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George Vincent McGraw

"No matter how long it may take us to overcome this premeditated invasion, the American people will through their righteous might win through absolute victory...with confidence in our armed forces with the unbounded determination of our people:we will gain the inevitable triumph so help us God."

Franklin D. Roosevelt

Rachel was a coal mine and coal camp opened in 1917 by Consumers Coal Company. The mine produced 301,060 tons of coal in 1921 alone. This town was included in the "Fairmont Field," a nickname for the extensive coal mining region. In the 1920s, the region hit its peak production, but following the Great Depression in the 1930s, business became slower and many miners were left unemployed. After the beginning of World War II, however, the mining industry picked back up, and the Fairmont Field was as prosperous as ever. ("Fairmont City," Living Places, accessed 31 May 2017, Although few people call this small town home now, this was the place where George Vincent McGraw grew up.

George was born around 1916 in Rachel, West Virginia, to mother Mary McGraw and father J. A. McGraw, who worked in the coal mines near the home. George grew up in a large family, typical of the time. According to U.S. Federal Census records from 1920, 1930, and 1940, his siblings included Catharen, James, Walter, Earnest, Anna, and John P. He completed the first two years of high school, was able to read and write, and went on to enlist in the Navy on September 14, 1940. At the time, he was working in the coal mines like his father and was living with his older brother Earnest. McGraw was ranked as a fireman first class (F1c) during the time he served. He was first received on board the USS California (BB-44) on November 20, 1940. McGraw did not have much military experience at all before he was stationed at Pearl Harbor, Hawaii.

Before 8:00 A.M. on December 7, 1941, Pearl Harbor was attacked by Japanese forces. Many of the U.S. battleships were lined up, unsuspecting of an attack, and were fired upon before American forces could do much to stop it. At this time, many of the sailors were just waking up and getting ready for the day. Most say that a Japanese attack on the United States was bound to happen, but nobody was sure when or where the attack would take place. The majority of American citizens were frightened by hearing about the Pearl Harbor attacks. Soon people began donating food, clothing, tires, etc., to the military to give any support possible. More than 2,400 lives were lost on this day, many of whom were never found or identified.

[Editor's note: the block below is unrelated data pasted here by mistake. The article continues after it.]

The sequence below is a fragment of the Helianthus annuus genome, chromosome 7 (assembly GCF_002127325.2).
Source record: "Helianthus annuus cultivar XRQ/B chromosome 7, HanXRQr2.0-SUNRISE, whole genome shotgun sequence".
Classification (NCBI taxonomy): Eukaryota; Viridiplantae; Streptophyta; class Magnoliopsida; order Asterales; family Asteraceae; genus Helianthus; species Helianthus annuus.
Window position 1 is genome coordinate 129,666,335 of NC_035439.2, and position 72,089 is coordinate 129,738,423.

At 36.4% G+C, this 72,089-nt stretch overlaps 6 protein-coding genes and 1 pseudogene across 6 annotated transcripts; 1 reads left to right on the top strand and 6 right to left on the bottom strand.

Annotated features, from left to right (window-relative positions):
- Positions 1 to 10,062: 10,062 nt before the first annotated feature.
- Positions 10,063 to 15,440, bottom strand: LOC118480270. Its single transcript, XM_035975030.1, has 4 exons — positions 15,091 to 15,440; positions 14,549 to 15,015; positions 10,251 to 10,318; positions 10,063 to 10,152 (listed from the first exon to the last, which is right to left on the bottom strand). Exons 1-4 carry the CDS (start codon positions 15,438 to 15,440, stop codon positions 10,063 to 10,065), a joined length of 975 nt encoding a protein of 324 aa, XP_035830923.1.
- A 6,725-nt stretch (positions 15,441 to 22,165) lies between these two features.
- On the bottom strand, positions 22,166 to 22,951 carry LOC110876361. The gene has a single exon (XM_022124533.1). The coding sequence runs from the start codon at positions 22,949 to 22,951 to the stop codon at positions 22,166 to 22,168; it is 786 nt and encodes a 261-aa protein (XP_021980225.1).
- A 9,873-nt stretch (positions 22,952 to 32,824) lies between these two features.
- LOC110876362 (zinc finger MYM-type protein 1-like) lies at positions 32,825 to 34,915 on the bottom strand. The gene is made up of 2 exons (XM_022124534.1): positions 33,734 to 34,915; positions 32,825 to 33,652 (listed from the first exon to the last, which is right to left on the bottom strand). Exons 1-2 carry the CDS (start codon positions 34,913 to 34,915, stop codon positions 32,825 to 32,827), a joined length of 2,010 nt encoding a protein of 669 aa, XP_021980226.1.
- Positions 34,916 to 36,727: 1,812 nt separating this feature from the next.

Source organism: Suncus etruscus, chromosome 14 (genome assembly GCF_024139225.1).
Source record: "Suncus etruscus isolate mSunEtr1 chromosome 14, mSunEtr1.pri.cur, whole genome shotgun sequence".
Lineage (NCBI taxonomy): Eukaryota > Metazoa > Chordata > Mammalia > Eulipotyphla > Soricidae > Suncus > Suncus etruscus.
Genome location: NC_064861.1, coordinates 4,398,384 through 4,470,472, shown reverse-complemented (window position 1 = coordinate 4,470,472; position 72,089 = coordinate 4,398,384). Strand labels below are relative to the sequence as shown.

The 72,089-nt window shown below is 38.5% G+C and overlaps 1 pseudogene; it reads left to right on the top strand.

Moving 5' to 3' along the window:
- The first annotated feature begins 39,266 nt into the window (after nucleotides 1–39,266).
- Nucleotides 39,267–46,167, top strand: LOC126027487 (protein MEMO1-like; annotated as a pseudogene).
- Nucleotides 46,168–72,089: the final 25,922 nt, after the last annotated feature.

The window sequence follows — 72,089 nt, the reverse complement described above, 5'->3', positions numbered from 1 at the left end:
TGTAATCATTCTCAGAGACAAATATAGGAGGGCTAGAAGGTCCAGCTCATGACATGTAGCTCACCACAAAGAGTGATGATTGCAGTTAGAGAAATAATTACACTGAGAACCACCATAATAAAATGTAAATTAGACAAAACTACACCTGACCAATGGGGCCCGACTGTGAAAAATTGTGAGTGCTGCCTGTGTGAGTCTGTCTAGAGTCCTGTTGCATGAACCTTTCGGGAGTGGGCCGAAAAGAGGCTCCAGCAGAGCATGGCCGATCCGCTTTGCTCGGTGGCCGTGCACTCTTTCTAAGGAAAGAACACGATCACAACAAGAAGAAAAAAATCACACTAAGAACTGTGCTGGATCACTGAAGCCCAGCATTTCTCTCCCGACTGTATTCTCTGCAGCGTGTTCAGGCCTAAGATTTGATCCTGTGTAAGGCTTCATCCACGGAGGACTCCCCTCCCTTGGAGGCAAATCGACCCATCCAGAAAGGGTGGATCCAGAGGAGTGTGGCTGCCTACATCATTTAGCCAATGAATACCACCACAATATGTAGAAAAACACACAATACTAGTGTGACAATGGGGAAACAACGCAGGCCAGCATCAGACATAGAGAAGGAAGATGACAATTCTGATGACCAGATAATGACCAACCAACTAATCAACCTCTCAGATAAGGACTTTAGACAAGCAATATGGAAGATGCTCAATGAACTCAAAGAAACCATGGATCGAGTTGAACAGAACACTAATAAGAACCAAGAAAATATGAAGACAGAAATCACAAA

USS California

Tugs and other ships try to keep USS California (BB-44) afloat soon after the Japanese torpedoed and bombed her at Pearl Harbor, 7 December 1941. Official U.S. Navy photograph, from the collections of the Naval History and Heritage Command, photo # NH 64474

The USS California was first hit by two Japanese torpedoes in the very beginning of the raid on Pearl Harbor. The battleship was then hit by a bomb, which put it in a poor state, although the ship was designed to sustain underwater damage. After the hits, it was clear that the ship could not sustain the effects of the torpedoes. The ship was ready to move on when a mass of burning oil drifted toward the ship, forcing the crew members to abandon ship. The crew, McGraw included, came back on board later, but the flooding was too much to control. The ship sank and finally settled to the bottom on December 10, 1941. The ship lay there underwater until March 1942, when it was raised and repaired, lasting until 1944 when the ship was finally set to rest.

Courts of the Missing

F1c George V. McGraw is memorialized in the Courts of the Missing at the National Memorial Cemetery of the Pacific. Courtesy David Blewster Knight, Find A Grave

George Vincent McGraw and many others aboard the USS California battleship were never found and declared to have died on the day of the Pearl Harbor Attacks, December 7, 1941. McGraw's name is inscribed at the Tablets of the Missing in Honolulu, Hawaii. For his service, in which he lost his life, George McGraw was awarded with the Purple Heart.
Honolulu Memorial

The steps, flanked by the Walls of the Missing, lead to the chapel at the Honolulu Memorial at the National Memorial Cemetery of the Pacific. Courtesy American Battle Monuments Commission

Article prepared by Kaitlyn Hayes, George Washington High School Advanced Placement U.S. History


George Vincent McGraw

West Virginia Archives and History welcomes any additional information that can be provided about these veterans, including photographs, family names, letters and other relevant personal history.

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